Dealing with groups of all ages and affiliations has been eye-opening, Salameh and Gottlieb said. Topics have ranged from Gilad Shalit’s release to what a two-state solution means.

Shaina Low, the International Education Program associate accompanying the youth leaders, said amplifying the voice of the “moderate majority” had emerged as a central goal of the tour.

“What we hear in the media are often the voices of extremists, because they tend to be the loudest,” she said. “It’s important for Americans to see that these seemingly opposing groups can come together and form coalitions.”

“In Israel,” added Gottlieb, “we hear a lot about how the Jewish community in the U.S. has lost hope regarding Israel, and how polarized a lot of communities have become over it. So for me, an important part of being here is having the chance to engage with Jewish communities and ask them to stay involved, and in a constructive way.”


Posted by Jack Kessler
11/17/2011  at  10:24 PM
Lovely and hopeful, except for....

It is so wonderful to see people getting together to advocate a two state solution.  The problem with feelgood programs like this is that that is all they are - feelgood programs. 

Such programs pretend away the basic problem - that Israelis and their government want a two state solution and Palestinians and their governments don’t.

Going around the country telling American Jews to force a two state solution on Israel is misleading unto dishonest. Substantially every major Israeli party advocates a two state solution.  So do almost all American Jews.

No major Palestinian constituency supports a two state solution.  They support a one state solution, and the state they advocate sure isn’t Israel.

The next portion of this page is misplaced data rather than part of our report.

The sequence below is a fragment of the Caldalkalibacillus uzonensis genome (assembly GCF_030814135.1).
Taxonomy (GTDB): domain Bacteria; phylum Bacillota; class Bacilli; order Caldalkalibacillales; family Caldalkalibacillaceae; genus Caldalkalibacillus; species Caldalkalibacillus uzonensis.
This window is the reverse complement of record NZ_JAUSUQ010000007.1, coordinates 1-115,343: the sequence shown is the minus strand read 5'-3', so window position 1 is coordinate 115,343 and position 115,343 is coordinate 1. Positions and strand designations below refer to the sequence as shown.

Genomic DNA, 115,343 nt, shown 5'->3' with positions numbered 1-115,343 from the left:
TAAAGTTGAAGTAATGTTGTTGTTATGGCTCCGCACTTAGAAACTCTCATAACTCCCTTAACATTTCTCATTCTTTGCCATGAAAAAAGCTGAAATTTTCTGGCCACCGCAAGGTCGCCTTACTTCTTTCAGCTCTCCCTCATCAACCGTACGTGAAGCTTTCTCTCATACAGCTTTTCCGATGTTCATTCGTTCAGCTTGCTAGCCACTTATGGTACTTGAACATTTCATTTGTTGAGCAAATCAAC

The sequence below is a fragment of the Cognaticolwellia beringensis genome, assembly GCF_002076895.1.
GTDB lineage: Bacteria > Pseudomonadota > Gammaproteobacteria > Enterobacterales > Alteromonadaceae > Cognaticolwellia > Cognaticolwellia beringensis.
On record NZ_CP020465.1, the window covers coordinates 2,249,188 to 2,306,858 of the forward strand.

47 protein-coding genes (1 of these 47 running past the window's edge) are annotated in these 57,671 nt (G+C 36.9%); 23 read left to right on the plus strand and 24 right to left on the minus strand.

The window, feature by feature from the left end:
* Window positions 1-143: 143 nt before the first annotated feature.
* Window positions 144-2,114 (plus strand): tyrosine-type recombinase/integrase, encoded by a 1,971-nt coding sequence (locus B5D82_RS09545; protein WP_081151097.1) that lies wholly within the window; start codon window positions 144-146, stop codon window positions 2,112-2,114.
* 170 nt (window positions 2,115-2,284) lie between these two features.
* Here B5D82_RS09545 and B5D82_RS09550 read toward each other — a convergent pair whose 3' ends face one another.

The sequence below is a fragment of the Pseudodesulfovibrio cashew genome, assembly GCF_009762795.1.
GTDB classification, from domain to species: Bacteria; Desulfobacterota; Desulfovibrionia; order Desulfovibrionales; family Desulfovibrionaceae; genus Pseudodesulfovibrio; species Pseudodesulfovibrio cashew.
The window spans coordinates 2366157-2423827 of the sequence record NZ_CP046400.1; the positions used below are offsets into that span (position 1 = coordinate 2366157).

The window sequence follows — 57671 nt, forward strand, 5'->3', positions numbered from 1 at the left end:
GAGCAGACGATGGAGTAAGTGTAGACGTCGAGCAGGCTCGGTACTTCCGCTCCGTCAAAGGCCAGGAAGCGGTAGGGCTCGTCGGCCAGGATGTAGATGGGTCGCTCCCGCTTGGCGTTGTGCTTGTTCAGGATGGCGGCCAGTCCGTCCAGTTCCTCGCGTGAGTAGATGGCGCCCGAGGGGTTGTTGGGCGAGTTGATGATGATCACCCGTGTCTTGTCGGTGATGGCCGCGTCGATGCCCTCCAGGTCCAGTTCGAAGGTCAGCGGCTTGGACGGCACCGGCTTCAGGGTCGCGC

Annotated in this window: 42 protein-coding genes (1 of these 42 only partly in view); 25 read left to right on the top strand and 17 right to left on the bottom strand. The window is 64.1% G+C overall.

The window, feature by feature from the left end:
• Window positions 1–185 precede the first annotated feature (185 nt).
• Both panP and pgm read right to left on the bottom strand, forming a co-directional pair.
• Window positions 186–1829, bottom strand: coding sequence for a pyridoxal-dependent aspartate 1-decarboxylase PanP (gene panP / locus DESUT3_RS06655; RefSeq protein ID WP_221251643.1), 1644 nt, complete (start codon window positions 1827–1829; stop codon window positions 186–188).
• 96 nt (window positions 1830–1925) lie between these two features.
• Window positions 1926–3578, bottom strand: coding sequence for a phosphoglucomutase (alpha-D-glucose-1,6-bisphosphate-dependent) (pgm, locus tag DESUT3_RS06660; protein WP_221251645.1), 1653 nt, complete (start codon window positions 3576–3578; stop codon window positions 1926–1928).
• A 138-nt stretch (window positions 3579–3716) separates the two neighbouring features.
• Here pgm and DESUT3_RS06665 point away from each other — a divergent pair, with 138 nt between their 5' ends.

So why come to the US to talk to American Jews to urge us to something we already agree with?

Would it be too cynical to suggest that a feelgood program that advocates something you already agree with, is really just a fundraiser?

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Posted by judex
11/18/2011  at  12:40 AM

Both the Palestinians and the Israelis know the real problems.

The inter position of the UN, assuring security, food supplies, economic developments, room for expansions,  could eventually end the conflicts.

Showing smiling faces of two People falls short, cannot bring a solution !

Both People do not seem to accept a third Party interference. So, no solution in view !

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Posted by gyuri_2
11/18/2011  at  06:46 AM
Negligeable effort

This is an interesting effort - by a movement largely unknown to Palestinians. Did the movement make any inroads to the Israeli-Palestinian conflict? I don’t think so. It is nice to visit the Bay Area and San Francisco and tell te American people there are peace loving Palestinians. The truth on site though is otherwise.

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Posted by Michael Harris
11/18/2011  at  09:29 PM
You are right, BUT.....

Of course those commenting above are correct that the Palestinian leadership rejects a genuine two state solution, as they have since 1947.  But these young Palestinians are working at the grassroots level in their own communities to build support for it.  And maybe that will help promote new leadership on that side.

Besides, these Palestinians put the lie to antiIsrael groups that insist that the only courses of action are those aimed at destroying Israel , whether violent jihad or “nonviolent” BDS.

Palestinians like this young man aren’t in positions where they can help bring about peace—at least not yet.

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Posted by BarryPA
11/22/2011  at  05:13 PM
To the commenters to this

To the commenters to this article…..I encourage you to go to the OneVoice website where you can see that over 300,000 Palestinians have signed OneVoices declaration of principles supporting a two state solution. Review the boards of OneVoice and see the prominent Palestinians (and Israelis) who support OneVoice. I do not deny that the Palestinians have previously never missed an opportunity to miss an opportunity. Let’s make sure that we don’t do the same.

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Posted by admin
08/14/2012  at  12:49 AM
mr what

mr what